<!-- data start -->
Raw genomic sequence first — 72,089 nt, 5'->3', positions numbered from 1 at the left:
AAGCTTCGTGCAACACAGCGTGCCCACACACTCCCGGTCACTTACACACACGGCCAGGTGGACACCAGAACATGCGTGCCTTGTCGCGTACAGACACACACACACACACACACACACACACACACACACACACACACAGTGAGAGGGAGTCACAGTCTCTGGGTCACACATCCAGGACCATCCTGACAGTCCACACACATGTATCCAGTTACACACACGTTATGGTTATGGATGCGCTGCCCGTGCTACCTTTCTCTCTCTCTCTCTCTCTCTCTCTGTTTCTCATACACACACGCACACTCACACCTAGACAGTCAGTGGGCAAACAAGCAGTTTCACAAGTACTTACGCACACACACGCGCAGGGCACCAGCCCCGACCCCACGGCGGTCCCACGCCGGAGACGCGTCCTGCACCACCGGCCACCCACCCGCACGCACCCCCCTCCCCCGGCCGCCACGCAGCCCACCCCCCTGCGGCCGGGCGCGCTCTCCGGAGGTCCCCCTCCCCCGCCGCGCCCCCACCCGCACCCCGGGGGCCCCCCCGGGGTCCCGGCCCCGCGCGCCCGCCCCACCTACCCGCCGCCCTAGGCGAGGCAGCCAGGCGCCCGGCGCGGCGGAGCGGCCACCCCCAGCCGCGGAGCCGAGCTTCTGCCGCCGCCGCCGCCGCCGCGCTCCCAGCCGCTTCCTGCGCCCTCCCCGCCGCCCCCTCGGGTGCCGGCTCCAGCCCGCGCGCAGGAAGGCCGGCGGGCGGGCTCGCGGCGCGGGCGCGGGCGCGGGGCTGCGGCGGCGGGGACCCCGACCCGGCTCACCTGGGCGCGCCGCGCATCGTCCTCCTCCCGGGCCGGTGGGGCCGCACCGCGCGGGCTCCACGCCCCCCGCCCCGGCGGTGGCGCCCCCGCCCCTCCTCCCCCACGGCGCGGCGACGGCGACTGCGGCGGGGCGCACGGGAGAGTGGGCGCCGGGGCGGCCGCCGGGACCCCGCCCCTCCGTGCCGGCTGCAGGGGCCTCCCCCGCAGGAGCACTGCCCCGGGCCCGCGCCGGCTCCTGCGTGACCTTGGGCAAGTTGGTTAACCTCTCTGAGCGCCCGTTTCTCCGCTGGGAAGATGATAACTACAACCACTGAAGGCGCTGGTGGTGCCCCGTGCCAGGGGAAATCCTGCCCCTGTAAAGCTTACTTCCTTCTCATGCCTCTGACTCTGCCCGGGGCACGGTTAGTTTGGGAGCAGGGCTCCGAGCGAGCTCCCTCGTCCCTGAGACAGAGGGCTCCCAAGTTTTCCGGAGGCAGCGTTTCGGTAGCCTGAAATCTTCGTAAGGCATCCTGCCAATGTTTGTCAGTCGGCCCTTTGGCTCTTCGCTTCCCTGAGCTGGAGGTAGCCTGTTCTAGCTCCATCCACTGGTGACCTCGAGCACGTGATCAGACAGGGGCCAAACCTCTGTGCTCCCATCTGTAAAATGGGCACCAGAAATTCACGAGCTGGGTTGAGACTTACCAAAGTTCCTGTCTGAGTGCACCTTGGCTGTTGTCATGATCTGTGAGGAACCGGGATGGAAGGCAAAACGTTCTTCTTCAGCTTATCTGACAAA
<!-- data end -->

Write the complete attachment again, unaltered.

Raw genomic sequence first — 72,089 nt, 5'->3', positions numbered from 1 at the left:
AAGCTTCGTGCAACACAGCGTGCCCACACACTCCCGGTCACTTACACACACGGCCAGGTGGACACCAGAACATGCGTGCCTTGTCGCGTACAGACACACACACACACACACACACACACACACACACACACACACACAGTGAGAGGGAGTCACAGTCTCTGGGTCACACATCCAGGACCATCCTGACAGTCCACACACATGTATCCAGTTACACACACGTTATGGTTATGGATGCGCTGCCCGTGCTACCTTTCTCTCTCTCTCTCTCTCTCTCTCTGTTTCTCATACACACACGCACACTCACACCTAGACAGTCAGTGGGCAAACAAGCAGTTTCACAAGTACTTACGCACACACACGCGCAGGGCACCAGCCCCGACCCCACGGCGGTCCCACGCCGGAGACGCGTCCTGCACCACCGGCCACCCACCCGCACGCACCCCCCTCCCCCGGCCGCCACGCAGCCCACCCCCCTGCGGCCGGGCGCGCTCTCCGGAGGTCCCCCTCCCCCGCCGCGCCCCCACCCGCACCCCGGGGGCCCCCCCGGGGTCCCGGCCCCGCGCGCCCGCCCCACCTACCCGCCGCCCTAGGCGAGGCAGCCAGGCGCCCGGCGCGGCGGAGCGGCCACCCCCAGCCGCGGAGCCGAGCTTCTGCCGCCGCCGCCGCCGCCGCGCTCCCAGCCGCTTCCTGCGCCCTCCCCGCCGCCCCCTCGGGTGCCGGCTCCAGCCCGCGCGCAGGAAGGCCGGCGGGCGGGCTCGCGGCGCGGGCGCGGGCGCGGGGCTGCGGCGGCGGGGACCCCGACCCGGCTCACCTGGGCGCGCCGCGCATCGTCCTCCTCCCGGGCCGGTGGGGCCGCACCGCGCGGGCTCCACGCCCCCCGCCCCGGCGGTGGCGCCCCCGCCCCTCCTCCCCCACGGCGCGGCGACGGCGACTGCGGCGGGGCGCACGGGAGAGTGGGCGCCGGGGCGGCCGCCGGGACCCCGCCCCTCCGTGCCGGCTGCAGGGGCCTCCCCCGCAGGAGCACTGCCCCGGGCCCGCGCCGGCTCCTGCGTGACCTTGGGCAAGTTGGTTAACCTCTCTGAGCGCCCGTTTCTCCGCTGGGAAGATGATAACTACAACCACTGAAGGCGCTGGTGGTGCCCCGTGCCAGGGGAAATCCTGCCCCTGTAAAGCTTACTTCCTTCTCATGCCTCTGACTCTGCCCGGGGCACGGTTAGTTTGGGAGCAGGGCTCCGAGCGAGCTCCCTCGTCCCTGAGACAGAGGGCTCCCAAGTTTTCCGGAGGCAGCGTTTCGGTAGCCTGAAATCTTCGTAAGGCATCCTGCCAATGTTTGTCAGTCGGCCCTTTGGCTCTTCGCTTCCCTGAGCTGGAGGTAGCCTGTTCTAGCTCCATCCACTGGTGACCTCGAGCACGTGATCAGACAGGGGCCAAACCTCTGTGCTCCCATCTGTAAAATGGGCACCAGAAATTCACGAGCTGGGTTGAGACTTACCAAAGTTCCTGTCTGAGTGCACCTTGGCTGTTGTCATGATCTGTGAGGAACCGGGATGGAAGGCAAAACGTTCTTCTTCAGCTTATCTGACAAA